WikiLeaks’ Julian Assange Begins Last-Ditch Battle To Stop US Extradition

Supporters of Julian Assange hail him as an anti-establishment hero and journalist.


WikiLeaks founder Julian Assange on Tuesday launched what could be his last chance to block extradition from Britain to the United States, after more than 13 years battling authorities in British courts.

U.S. prosecutors are trying Assange, 52, on 18 charges related to WikiLeaks’ high-profile release of vast amounts of secret U.S. military records and diplomatic cables.

They claim the leak put the agent’s life at risk, and there is no excuse for his criminal conduct. Many of Mr. Assange’s supporters praise him as a hero and journalist for the dissidents who exposed U.S. misdeeds and are persecuted for alleged war crimes.

Assange’s legal battle began in 2010, when he barricaded himself in the Ecuadorian embassy in London for seven years before being hauled away and jailed in 2019 for breaching his bail conditions. Since then, he has been held in a high-security prison in south-east London, where he also got married.

Britain finally approved his extradition to the United States in 2022, after a judge initially blocked the move due to concerns about his mental health and said he was at risk of suicide if deported.

His lawyers will seek to overturn the approval in a two-day hearing before two judges at London’s High Court in what could be the last chance to block his extradition in a British court. It is planned that Her wife, Stella, said last week that this was a matter of life and death for her.

They will argue that Assange’s prosecution is politically motivated, the first time a publisher has been charged under the US Espionage Act, and an unforgivable attack on free speech.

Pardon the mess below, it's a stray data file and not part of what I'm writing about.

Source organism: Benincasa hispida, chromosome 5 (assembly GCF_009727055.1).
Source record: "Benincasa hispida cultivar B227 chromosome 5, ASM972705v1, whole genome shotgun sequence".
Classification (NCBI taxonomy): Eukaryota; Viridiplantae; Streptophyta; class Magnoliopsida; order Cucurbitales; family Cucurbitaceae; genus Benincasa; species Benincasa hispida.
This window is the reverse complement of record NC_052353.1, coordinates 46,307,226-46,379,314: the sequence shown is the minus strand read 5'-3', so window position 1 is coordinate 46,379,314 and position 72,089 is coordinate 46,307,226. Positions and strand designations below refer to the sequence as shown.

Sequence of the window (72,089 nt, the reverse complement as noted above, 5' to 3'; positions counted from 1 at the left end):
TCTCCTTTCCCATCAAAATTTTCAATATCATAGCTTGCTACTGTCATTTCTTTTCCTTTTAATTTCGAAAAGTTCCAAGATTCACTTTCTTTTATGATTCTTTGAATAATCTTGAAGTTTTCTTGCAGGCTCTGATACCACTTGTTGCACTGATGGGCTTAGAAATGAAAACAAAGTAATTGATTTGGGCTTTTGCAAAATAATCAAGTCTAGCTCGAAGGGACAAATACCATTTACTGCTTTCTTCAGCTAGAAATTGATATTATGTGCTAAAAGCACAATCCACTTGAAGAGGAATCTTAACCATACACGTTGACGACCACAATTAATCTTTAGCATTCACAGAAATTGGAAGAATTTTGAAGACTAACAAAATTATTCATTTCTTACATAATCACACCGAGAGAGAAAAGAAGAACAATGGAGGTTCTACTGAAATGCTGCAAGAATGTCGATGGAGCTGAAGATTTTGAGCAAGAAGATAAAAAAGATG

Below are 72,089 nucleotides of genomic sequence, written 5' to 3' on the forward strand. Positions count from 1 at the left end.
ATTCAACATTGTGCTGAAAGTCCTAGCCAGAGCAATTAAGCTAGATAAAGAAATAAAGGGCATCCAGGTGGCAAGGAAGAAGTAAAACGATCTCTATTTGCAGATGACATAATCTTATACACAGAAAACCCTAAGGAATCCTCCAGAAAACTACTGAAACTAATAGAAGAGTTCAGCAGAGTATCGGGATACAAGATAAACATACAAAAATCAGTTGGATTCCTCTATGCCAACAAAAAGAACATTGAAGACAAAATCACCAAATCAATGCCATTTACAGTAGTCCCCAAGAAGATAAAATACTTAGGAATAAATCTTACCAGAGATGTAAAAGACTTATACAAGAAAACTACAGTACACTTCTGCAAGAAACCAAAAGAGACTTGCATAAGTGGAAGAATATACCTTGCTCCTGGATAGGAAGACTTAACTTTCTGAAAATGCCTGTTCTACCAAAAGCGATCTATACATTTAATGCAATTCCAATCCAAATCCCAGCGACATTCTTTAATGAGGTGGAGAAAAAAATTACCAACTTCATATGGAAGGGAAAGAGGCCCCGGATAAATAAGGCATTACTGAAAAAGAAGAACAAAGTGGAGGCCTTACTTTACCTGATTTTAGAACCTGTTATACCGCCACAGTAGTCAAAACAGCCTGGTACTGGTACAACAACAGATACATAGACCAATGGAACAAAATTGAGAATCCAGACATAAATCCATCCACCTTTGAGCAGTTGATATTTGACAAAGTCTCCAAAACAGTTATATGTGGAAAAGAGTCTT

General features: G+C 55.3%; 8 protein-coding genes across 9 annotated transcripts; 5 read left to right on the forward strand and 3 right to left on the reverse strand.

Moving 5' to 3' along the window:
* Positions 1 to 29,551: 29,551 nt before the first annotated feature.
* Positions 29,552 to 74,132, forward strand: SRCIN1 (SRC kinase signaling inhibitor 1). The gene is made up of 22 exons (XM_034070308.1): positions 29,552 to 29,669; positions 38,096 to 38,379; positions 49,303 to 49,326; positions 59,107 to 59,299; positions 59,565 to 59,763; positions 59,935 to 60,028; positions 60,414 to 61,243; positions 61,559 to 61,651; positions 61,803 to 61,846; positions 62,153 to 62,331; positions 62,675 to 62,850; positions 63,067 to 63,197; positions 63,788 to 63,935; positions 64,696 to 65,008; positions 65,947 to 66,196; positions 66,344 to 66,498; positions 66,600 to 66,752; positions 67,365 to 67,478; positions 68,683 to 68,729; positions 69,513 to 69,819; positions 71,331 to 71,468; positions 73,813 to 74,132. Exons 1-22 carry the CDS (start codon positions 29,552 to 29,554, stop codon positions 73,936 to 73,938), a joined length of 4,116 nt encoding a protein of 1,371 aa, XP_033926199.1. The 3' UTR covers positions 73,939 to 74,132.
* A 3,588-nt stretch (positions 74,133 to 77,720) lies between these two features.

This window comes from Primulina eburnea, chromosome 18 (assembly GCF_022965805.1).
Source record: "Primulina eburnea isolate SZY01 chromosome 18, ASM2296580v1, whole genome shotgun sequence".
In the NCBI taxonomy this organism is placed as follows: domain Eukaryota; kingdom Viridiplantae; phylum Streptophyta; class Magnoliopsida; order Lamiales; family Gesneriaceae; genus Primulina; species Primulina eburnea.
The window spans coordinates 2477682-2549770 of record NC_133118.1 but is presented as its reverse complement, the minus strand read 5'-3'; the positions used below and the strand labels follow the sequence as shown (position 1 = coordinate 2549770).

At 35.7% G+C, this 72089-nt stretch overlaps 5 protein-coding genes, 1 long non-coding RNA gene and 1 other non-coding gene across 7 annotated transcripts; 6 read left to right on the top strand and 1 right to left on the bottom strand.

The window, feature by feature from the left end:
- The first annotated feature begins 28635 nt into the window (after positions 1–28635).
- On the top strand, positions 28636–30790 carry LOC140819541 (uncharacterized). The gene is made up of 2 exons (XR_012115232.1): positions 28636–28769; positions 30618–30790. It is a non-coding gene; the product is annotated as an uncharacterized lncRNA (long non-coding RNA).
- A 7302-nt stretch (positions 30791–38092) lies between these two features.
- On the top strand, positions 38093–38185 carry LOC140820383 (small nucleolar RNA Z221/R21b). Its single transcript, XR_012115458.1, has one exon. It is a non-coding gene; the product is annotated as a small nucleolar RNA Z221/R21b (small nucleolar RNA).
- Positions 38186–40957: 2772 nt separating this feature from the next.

His supporters include Amnesty International, Reporters Without Borders, news organizations that have worked with WikiLeaks, and Australian politicians, including Prime Minister Anthony Albanese, who last week voted in favor of a motion calling for him to return to Australia. is included.

Pope Francis even granted his wife an audience last year.

“He’s going to die.”

If Assange wins permission in this case, a full appeals tribunal will be held to revisit his challenge. If he loses, his only option will be to go to the European Court of Human Rights (ECHR), where an appeal has already been lodged pending the London judgment.

Stella Assange said last week that she would apply to the ECHR for an emergency injunction if necessary. She said she would not survive if her husband was handed over.

“His health is deteriorating both physically and mentally,” she said. “His life is in danger every day he is in prison, and if he is extradited he will die.”

Mr Assange’s brother Gabriel Shipton compared the WikiLeaks founder to Russian dissident Alexei Navalny, who died in prison on Friday while serving a 30-year sentence.

“I know what it feels like to have a loved one unjustly imprisoned without hope,” he told the BBC. “The fact that they die is something we live in fear of, that Julian will be lost to us, that he will be lost in an American prison, or even in a British prison. I’m afraid I’m going to die.”

WikiLeaks first gained attention in 2010 when it released a U.S. military video showing a 2007 Apache helicopter attack on Baghdad that killed more than a dozen people, including two Reuters news staff. Ta.

It then released thousands of classified files and diplomatic cables exposing America’s often highly critical assessments of world leaders, from Russian President Vladimir Putin to members of the Saudi royal family.

(Except for the headline, this story has not been edited by NDTV staff and is published from a syndicated feed.)



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